I recently got my hands on a review copy of the new book, “iOS SDK Development”, by Chris Adamson and Bill Dudney. The book was just published at the end of November 2012, and it’s chock full of the latest techniques and technologies in Xcode and Objective-C.
The book is appropriate for developers who are new to the iOS platform, though the breakneck pace may be overwhelming. I wouldn’t recommend it for anyone brand new to software development in general. So if you’re an experienced developer and want to add iOS development to your toolbox, this is a great place to start. But it is not a “Learn to program” book.
As an experienced iOS developer, I was impressed by how current many of the concepts in this book were. Of course, they cover the basics like Table Views and hooking up UI elements, but they also introduce and demonstrate a lot of the newer SDK and language features too. They build interfaces with Storyboard and Auto-Layout. They use UIDocument and iCloud to store data. Also covered is the new Automation capabilities of the Instruments tool, which can enable you to run automated user interface tests on your apps. This is definitely an iOS 6 book.
Something I really appreciated was that the authors explained what could go wrong in many situations. They explained how things could break, and especially how to fix them. This is sorely missing from most development books.
The authors also walk you through the entire development cycle and offer informative chapters on testing and deploying your apps, including a mention of Provisioning Profile hell.
“iOS SDK Development” manages to cover a lot of territory in less than 300 pages, and by necessity they only offer a taste of some SDK features, like iCloud, and pass over others completely, like Core Data. I learned a few new tricks from this book and I’m glad I read it. I’d recommend it especially to developers who are new to the iOS world, but even veterans could learn a thing or two from this one.
The title of this book offers a hint to the duality of information it offers. It tries to be both a programming book and a User Experience book, focused exclusively on the iPhone, and squeezed into a mere 165 pages. I think the book would have been more effective had it chosen one of these topics to focus on, but on many levels it still registers as a successful text which adds value to any iPhone developer.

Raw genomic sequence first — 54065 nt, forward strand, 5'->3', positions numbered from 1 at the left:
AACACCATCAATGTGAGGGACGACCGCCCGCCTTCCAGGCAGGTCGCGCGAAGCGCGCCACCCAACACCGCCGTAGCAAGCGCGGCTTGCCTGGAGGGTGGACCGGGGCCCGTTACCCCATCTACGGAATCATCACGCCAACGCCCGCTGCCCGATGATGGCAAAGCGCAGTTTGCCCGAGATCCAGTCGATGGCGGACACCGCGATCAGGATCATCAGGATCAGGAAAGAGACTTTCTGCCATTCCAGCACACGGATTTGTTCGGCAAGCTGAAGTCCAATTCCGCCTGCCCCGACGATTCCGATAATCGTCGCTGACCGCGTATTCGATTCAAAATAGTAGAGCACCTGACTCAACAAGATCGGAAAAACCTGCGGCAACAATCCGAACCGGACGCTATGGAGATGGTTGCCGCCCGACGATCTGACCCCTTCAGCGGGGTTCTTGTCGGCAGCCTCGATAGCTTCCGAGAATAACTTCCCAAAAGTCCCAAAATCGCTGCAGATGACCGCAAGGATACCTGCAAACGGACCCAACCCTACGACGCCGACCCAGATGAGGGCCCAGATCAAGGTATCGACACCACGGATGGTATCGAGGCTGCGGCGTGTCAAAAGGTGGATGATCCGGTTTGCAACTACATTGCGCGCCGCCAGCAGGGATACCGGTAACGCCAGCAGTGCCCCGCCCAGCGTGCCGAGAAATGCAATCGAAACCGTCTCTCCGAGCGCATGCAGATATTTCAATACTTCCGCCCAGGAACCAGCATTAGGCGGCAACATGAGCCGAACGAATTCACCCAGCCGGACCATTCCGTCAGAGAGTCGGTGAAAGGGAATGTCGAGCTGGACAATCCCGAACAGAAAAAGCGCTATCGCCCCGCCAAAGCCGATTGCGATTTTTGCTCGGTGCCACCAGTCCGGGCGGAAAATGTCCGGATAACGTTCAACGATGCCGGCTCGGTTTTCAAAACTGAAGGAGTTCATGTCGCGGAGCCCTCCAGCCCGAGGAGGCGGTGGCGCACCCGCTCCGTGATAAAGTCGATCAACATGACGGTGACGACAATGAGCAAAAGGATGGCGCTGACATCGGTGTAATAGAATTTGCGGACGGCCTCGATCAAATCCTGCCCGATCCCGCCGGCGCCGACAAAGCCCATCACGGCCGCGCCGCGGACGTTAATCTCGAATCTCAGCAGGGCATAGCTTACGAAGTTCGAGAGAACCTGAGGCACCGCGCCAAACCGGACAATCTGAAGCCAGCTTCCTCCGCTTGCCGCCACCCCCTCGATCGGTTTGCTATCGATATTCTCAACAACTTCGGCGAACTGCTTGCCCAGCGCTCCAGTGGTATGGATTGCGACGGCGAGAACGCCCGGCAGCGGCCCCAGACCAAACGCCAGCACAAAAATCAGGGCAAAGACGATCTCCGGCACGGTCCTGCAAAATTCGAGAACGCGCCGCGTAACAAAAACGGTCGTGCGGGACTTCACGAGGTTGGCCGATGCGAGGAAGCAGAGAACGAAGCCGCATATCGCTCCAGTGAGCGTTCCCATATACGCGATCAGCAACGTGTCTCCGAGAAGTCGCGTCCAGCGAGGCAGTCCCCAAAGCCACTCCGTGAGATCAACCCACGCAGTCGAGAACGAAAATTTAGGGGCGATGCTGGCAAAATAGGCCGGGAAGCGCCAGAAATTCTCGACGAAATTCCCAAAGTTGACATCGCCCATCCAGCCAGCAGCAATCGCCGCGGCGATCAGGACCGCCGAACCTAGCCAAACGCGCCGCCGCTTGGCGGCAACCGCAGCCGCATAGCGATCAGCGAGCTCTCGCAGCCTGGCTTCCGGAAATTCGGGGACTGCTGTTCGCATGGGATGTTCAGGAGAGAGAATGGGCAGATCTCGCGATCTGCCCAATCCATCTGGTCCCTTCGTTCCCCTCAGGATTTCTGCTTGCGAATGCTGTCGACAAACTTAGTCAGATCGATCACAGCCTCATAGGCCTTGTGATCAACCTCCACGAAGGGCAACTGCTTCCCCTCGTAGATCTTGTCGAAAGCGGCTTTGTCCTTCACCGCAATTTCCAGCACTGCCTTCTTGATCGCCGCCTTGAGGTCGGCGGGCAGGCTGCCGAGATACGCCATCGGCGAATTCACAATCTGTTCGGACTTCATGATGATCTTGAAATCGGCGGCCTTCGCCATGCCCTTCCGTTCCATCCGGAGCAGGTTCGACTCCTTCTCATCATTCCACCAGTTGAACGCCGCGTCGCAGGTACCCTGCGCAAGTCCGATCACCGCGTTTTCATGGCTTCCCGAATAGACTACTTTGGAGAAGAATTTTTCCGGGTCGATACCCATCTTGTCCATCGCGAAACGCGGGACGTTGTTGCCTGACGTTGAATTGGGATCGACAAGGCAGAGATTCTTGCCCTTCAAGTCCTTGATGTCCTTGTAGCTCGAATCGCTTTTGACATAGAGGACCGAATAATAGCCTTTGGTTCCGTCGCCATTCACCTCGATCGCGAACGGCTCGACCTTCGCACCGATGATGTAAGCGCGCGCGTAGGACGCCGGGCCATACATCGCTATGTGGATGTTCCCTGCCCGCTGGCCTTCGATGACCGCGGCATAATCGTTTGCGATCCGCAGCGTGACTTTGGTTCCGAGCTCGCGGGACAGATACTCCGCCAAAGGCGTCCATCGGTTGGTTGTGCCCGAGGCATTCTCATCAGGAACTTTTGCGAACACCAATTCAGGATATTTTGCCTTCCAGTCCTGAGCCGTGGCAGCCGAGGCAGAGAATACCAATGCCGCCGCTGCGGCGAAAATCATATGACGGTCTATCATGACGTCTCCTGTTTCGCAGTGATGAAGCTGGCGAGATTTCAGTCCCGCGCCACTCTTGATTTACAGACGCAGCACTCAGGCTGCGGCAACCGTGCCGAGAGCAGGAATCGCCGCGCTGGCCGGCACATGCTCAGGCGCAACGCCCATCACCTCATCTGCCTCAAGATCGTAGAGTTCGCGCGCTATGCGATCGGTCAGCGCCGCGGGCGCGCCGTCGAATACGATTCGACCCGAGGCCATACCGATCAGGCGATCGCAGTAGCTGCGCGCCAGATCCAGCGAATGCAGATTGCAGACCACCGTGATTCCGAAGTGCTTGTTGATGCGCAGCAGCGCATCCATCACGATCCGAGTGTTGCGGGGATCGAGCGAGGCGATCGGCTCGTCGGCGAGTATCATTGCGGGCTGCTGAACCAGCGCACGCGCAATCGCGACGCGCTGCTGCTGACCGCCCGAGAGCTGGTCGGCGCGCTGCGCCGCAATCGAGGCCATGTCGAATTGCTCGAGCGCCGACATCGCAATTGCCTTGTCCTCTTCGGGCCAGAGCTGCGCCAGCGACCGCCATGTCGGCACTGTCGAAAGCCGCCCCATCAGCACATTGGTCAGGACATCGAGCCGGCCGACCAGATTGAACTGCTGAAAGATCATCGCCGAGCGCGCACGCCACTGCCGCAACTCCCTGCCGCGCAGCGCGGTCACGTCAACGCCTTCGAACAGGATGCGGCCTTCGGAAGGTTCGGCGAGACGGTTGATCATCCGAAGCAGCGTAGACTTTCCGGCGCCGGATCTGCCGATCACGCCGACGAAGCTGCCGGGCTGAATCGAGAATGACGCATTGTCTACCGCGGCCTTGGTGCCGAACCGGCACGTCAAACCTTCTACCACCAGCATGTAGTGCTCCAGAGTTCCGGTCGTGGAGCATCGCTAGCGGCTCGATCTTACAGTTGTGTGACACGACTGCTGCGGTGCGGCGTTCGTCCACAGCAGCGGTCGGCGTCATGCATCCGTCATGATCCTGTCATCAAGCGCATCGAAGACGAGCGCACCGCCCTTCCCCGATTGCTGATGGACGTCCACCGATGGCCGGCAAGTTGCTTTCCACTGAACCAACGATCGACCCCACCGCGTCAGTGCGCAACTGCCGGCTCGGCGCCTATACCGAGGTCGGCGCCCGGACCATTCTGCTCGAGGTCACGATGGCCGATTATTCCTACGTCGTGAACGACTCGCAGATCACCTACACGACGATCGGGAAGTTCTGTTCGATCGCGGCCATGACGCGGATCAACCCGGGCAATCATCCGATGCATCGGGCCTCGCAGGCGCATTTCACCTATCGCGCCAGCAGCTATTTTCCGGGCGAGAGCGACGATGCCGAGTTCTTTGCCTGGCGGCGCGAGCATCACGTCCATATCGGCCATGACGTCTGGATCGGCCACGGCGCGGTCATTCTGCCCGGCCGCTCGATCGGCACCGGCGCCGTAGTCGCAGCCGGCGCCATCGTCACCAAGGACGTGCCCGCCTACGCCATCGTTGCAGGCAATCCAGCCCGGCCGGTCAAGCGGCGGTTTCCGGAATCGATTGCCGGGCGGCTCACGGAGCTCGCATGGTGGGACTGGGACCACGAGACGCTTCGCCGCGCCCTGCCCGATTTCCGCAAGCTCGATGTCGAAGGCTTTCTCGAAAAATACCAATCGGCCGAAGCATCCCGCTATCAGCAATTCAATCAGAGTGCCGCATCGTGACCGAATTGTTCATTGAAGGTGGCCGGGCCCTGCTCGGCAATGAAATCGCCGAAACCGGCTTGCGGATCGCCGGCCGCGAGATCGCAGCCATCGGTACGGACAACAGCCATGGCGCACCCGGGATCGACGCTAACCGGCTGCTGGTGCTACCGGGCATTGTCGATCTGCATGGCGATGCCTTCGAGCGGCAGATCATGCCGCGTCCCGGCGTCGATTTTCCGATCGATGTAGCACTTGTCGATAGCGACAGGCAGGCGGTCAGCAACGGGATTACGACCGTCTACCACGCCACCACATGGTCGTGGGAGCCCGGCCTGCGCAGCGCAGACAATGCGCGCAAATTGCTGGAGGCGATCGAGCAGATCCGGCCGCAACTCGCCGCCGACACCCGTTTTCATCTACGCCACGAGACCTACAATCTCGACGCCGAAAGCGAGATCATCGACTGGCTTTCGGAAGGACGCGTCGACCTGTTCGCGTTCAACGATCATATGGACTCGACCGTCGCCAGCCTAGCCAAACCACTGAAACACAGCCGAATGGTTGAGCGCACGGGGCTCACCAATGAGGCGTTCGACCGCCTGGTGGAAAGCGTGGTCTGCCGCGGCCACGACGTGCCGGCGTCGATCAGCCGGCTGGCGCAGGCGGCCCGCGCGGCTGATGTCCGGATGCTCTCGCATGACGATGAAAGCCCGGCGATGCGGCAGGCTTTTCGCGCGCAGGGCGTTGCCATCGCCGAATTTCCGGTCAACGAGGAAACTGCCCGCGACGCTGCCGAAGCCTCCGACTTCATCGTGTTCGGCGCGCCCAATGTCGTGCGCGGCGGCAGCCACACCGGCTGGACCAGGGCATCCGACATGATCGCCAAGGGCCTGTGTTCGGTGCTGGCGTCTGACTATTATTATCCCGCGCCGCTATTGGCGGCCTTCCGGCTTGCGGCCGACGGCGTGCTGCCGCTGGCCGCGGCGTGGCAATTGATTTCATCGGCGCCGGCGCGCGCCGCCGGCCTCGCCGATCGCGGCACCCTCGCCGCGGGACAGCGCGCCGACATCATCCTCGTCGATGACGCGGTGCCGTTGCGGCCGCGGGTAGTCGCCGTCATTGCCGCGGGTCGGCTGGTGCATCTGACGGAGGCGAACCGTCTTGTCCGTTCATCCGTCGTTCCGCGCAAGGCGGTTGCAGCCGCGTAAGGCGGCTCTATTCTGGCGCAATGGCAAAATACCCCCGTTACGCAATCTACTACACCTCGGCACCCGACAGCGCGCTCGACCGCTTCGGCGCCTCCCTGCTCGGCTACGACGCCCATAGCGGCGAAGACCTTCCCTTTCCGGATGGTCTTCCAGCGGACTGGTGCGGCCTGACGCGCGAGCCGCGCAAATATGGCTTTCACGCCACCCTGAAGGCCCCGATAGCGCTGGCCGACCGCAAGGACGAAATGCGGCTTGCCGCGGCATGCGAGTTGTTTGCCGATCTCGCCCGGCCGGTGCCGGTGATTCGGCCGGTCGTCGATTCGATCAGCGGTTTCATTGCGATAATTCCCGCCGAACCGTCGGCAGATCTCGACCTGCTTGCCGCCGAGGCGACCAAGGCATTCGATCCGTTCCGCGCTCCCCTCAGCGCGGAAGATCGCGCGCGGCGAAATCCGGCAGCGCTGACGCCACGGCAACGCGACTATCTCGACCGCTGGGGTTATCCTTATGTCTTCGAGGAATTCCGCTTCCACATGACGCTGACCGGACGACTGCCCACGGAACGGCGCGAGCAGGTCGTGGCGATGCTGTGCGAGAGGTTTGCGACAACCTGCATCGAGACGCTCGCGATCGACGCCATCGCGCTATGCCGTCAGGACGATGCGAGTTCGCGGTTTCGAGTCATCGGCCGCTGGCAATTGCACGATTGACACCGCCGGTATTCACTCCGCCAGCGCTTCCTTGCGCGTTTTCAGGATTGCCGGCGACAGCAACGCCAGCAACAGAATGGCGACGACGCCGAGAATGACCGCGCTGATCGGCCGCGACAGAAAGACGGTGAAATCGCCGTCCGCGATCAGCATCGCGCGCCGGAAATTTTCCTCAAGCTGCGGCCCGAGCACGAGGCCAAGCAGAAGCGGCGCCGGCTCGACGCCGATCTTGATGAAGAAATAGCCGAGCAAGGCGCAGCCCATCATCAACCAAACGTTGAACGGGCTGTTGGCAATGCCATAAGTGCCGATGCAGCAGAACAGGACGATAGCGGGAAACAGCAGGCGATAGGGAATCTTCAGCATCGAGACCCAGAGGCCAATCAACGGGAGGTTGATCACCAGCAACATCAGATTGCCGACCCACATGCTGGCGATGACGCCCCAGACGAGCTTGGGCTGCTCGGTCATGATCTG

I actually read this book twice: once when I first started out with iPhone development, and again nearly two months later, once I had a degree of comfort with the iPhone. Those were two completely different experiences. I would recommend waiting until you’re well into your first iPhone app before you read this book. There will still be time to fix any horrible user experience gaffes you have committed, and you’ll find the detailed code examples much more useful.
For the novice iPhone developer, the book hits you hard with a combination of information that is either too detailed to be of use now, or so basic, it doesn’t seem worth including in the book. There are detailed code examples of handling multi-touch swipes, and several pages earlier, there are diagrams with long lists of Cocoa class hierarchies. Neither of these were what I was expecting from a User Experience book, and neither were helpful in guiding me in crafting a good user experience for my first iPhone app.
More useful from the beginning were the discussions of Cooperative Single-Tasking (Chapter 5), Progressive Enhancement (Chapter 8 ) and UX Anti-Patterns (Chapter 9). These were filled with useful User Experience (UX) suggestions that could be applied right away to designing an iPhone app. Chapter 9 on anti-patterns is a particularly useful walk through an iPhone Hall of Shame, with some useful explanations of why these practices are wrong, and suggestions for what can be done instead.
Once I had more experience under my belt, both the Touch Patterns (Chapter 6) and the Interaction Patterns and Controls (Chapter 7) chapters with all their code examples were more useful. They play out like a reference text for adding features to your app. You want to make a custom scroller? There’s a code example for that. I even found the first three chapters more useful once I had experience with creating an iPhone app. These introductory chapters are often criticized for being fluff or filler, but they actually work as a useful checklist for your app, especially as it relates to the Mobile Human Interface Guidelines (HIG). Is it an Immersive Application or a Light Utility? Is it following the Mobile HIG guidelines for its class of app?
Programming the iPhone User Experience is a good iPhone book. Read it through once, absorb some UX do’s and dont’s, skip the detailed code examples that don’t apply to you now, and then come back to them later when you need them.
Disclaimer: I had a free copy of this book to review, which my Cocoaheads development user group received from O’Reilly to read and review.